Asthma is known to be one of the most widespread medical conditions suffered by children. It all depends on the country and even the time of the year. A few countries have been known to report a 30% incidence.
Most children tend to grow out of asthma by the time they reach their teens and they are able to play outdoor and indoor sports such as indoor cricket or soccer. However, Australia, Great Britain and New Zealand are known to have some of the highest incidences of asthma throughout the world. In many instances, asthma develops during adulthood and it can occur in families. It is often linked to hay fever, eczema, several allergies and even extreme cleanliness. Some symptoms of asthma are gasping for breath, coughing, chest tightness and tiredness, amongst others.
There is no cure for asthma. Nevertheless, there are some effective medicines that help to keep it in check. Most sufferers opt for inhalers. These can help to give immediate relief. Preventers also control swelling or inflammation in the air passages and these help to lessen the danger of serious attacks of asthma.
Thousands of asthma suffers are now showing an interest in complementary medicine. These are generally alternative treatments, which are used as well as the prescribed medicines.
Some complementary therapies include acupuncture where needles are inserted in specific parts of the body. This is known to produce short-term effects and it might produce beneficial results where asthma is caused through allergies. Hypnosis and yoga are also known to be effective in some cases.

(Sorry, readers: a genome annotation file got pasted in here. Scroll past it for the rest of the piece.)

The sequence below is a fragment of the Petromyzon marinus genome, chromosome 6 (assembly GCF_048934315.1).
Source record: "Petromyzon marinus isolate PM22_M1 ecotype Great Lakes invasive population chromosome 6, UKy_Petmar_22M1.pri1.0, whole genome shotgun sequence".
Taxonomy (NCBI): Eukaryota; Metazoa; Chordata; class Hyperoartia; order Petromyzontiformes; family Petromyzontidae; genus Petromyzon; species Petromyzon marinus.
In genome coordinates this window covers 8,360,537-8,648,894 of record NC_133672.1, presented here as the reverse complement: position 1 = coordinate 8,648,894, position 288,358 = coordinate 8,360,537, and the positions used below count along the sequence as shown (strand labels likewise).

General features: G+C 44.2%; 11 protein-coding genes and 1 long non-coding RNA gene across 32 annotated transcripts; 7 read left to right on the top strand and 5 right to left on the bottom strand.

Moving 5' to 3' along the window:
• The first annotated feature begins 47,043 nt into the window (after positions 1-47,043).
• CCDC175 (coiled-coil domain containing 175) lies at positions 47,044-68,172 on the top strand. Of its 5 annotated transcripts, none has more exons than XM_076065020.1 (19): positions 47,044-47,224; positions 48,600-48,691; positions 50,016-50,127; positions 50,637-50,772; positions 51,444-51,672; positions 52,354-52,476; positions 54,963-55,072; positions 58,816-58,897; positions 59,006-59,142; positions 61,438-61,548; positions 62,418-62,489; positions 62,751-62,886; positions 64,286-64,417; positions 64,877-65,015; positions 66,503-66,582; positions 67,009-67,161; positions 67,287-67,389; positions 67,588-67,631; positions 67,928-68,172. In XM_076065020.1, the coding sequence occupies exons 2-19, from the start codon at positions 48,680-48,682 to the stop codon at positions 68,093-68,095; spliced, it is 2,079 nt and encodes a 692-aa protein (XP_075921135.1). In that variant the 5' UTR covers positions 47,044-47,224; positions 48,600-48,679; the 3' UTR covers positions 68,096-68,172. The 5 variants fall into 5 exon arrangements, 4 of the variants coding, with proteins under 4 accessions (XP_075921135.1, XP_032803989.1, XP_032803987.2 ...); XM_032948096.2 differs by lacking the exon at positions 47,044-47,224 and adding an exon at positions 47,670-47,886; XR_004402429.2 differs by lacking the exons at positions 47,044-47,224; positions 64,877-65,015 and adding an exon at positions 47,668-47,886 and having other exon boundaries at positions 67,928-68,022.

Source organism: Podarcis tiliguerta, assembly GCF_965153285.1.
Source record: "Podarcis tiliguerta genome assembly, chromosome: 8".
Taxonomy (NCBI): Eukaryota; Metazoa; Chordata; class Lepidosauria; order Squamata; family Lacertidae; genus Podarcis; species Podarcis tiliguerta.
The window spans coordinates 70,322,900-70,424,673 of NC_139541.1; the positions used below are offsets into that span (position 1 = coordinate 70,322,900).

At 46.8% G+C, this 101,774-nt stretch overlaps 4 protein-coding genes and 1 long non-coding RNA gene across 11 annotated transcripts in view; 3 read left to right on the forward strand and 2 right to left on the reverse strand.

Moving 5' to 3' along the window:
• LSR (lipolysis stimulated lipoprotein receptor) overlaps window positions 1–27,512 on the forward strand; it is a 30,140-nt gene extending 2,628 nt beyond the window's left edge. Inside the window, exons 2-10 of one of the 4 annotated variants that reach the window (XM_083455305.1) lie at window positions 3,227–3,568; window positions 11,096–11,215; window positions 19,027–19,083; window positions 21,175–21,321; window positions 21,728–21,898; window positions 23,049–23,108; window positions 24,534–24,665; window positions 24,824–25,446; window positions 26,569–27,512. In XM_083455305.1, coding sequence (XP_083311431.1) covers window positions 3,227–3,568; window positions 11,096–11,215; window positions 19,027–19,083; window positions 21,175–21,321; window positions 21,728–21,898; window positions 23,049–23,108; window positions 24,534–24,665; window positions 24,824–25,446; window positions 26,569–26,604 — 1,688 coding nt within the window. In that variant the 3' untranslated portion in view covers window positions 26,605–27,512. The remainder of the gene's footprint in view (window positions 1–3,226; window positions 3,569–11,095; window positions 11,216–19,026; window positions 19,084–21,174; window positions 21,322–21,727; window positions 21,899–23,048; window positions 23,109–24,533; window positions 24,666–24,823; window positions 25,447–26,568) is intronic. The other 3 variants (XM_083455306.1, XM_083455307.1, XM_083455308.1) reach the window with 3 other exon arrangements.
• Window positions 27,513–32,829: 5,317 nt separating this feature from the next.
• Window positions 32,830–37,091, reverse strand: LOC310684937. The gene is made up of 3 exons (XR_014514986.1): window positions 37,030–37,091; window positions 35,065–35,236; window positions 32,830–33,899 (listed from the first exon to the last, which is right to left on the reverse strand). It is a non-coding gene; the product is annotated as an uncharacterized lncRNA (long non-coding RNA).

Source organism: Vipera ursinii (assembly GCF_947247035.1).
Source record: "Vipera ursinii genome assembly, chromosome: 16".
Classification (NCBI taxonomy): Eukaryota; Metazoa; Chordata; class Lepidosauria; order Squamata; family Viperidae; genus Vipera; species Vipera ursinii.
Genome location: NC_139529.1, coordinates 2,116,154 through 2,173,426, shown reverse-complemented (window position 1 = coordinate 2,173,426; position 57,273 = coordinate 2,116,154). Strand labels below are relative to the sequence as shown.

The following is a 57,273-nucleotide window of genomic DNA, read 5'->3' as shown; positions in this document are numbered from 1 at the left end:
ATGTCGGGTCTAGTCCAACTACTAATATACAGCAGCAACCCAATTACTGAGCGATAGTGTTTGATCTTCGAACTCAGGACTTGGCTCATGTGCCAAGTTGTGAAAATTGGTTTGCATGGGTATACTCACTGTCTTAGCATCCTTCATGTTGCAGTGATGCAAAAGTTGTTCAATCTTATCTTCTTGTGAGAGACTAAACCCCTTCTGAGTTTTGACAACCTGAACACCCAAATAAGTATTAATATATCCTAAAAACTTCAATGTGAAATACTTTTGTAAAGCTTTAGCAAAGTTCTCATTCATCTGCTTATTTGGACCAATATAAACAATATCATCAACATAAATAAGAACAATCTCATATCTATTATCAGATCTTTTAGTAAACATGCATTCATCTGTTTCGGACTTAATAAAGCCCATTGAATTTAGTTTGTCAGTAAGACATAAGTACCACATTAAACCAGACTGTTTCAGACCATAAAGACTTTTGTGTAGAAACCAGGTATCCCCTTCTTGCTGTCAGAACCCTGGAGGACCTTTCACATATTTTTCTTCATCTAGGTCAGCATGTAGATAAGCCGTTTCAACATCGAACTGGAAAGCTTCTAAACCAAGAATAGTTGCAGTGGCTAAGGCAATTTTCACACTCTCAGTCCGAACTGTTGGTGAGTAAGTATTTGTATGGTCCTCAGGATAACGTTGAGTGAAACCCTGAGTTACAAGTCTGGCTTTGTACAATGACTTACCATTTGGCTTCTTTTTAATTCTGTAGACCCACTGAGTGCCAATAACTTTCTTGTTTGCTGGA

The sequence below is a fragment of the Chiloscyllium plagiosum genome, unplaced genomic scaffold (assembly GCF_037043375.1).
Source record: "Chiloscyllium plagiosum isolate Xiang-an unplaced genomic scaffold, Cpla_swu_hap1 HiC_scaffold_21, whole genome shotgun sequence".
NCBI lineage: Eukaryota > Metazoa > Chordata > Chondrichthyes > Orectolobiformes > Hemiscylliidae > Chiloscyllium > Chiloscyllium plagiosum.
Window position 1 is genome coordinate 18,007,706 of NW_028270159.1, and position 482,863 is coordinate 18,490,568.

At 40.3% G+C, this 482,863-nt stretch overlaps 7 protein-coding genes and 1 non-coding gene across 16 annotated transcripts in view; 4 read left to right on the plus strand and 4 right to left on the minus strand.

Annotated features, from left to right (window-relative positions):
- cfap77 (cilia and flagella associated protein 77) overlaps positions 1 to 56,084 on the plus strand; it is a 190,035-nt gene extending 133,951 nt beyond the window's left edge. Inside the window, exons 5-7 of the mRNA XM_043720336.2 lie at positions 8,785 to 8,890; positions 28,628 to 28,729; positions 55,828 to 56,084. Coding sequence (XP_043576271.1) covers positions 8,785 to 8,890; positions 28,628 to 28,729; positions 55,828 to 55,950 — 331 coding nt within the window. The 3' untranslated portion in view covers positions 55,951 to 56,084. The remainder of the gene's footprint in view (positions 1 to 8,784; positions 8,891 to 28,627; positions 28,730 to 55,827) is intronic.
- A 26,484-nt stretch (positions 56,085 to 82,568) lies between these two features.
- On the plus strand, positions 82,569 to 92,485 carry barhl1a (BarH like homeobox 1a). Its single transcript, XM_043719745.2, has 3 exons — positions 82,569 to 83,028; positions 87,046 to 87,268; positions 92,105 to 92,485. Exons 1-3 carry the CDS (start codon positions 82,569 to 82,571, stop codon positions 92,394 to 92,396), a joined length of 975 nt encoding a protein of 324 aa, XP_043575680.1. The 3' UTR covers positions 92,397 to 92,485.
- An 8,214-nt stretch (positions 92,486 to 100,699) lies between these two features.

Many asthmatic sufferers claim that vitamin D supplements have helped to relieve some symptoms. This is supported by several medical doctors, who agree that vitamin D might aid in the control of asthma. Vitamins A and C are also considered to be helpful in controlling attacks. Foods rich in these vitamins are also beneficial as well as a regular intake of fluids. Drinking plenty of liquids assists in thinning the mucus, which makes it easier to expel.
Furthermore, it isn’t always necessary for people who have asthma to give up sports. In fact, some asthma sufferers have excelled at sports. By playing sport the chest muscles are strengthened and, at the same time, the exercise will maintain a healthy physical weight.
Sports such as golf, gymnastics, football and baseball do not usually affect those with asthma. Some of these sports can be played at an indoor sports club. However, care should be taken with endurance sports such as long-distance cycling and road running, or any sport that needs a significant energy output.
It is important to be cautious when partaking in sport. Begin with gentle stretching to prepare your body for further strenuous exercise. Remember, everything in moderation and check with your doctor. Many Olympic medalists and sportsmen are known to have asthma, but they always have a reliever on hand, should any symptoms develop.